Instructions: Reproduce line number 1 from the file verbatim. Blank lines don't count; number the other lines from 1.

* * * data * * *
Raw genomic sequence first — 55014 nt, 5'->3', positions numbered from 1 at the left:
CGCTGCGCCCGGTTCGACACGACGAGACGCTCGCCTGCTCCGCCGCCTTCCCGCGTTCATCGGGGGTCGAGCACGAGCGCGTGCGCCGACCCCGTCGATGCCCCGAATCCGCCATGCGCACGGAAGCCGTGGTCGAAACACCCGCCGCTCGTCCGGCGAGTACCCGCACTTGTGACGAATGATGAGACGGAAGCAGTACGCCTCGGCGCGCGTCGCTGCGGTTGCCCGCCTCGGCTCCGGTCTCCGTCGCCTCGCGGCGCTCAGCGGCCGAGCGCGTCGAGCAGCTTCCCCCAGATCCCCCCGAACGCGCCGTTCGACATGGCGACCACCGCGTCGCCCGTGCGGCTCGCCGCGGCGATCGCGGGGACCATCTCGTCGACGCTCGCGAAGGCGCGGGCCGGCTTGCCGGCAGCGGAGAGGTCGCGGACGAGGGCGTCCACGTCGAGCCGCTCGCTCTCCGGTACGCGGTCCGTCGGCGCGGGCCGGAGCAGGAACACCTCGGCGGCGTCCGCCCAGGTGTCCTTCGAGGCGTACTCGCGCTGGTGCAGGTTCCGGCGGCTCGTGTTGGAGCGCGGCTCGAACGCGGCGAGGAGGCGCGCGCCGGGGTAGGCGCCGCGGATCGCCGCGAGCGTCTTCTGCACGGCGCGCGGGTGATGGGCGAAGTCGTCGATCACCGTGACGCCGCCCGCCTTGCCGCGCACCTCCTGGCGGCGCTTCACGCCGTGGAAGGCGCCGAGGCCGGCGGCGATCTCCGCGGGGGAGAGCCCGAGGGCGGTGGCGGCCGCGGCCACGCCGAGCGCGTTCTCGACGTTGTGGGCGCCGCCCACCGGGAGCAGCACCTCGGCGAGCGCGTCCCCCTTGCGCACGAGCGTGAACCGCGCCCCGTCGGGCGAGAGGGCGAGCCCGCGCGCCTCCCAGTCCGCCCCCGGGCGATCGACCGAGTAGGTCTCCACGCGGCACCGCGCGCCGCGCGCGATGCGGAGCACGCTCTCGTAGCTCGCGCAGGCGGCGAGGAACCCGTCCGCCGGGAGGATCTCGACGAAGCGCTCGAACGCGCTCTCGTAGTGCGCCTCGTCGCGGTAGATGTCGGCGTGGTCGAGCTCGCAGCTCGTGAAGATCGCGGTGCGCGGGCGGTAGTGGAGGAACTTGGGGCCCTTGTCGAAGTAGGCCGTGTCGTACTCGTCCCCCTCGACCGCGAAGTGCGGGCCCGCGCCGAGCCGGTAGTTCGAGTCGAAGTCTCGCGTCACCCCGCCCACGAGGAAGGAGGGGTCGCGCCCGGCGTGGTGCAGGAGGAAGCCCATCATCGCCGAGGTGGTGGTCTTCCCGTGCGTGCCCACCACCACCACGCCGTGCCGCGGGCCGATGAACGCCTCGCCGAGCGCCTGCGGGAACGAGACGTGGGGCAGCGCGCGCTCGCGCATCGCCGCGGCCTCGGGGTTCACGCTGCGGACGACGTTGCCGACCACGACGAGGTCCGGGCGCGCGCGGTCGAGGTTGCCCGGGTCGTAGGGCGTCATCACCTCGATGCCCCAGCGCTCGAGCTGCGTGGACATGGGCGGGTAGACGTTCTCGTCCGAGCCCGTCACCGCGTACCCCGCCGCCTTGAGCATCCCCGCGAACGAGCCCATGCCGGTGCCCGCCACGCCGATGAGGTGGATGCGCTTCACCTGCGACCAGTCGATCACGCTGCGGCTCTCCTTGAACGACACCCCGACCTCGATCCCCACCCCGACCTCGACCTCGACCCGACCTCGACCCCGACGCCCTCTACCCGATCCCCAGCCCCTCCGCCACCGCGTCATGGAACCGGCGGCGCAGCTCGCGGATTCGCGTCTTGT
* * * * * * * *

Raw genomic sequence first — 55014 nt, 5'->3', positions numbered from 1 at the left: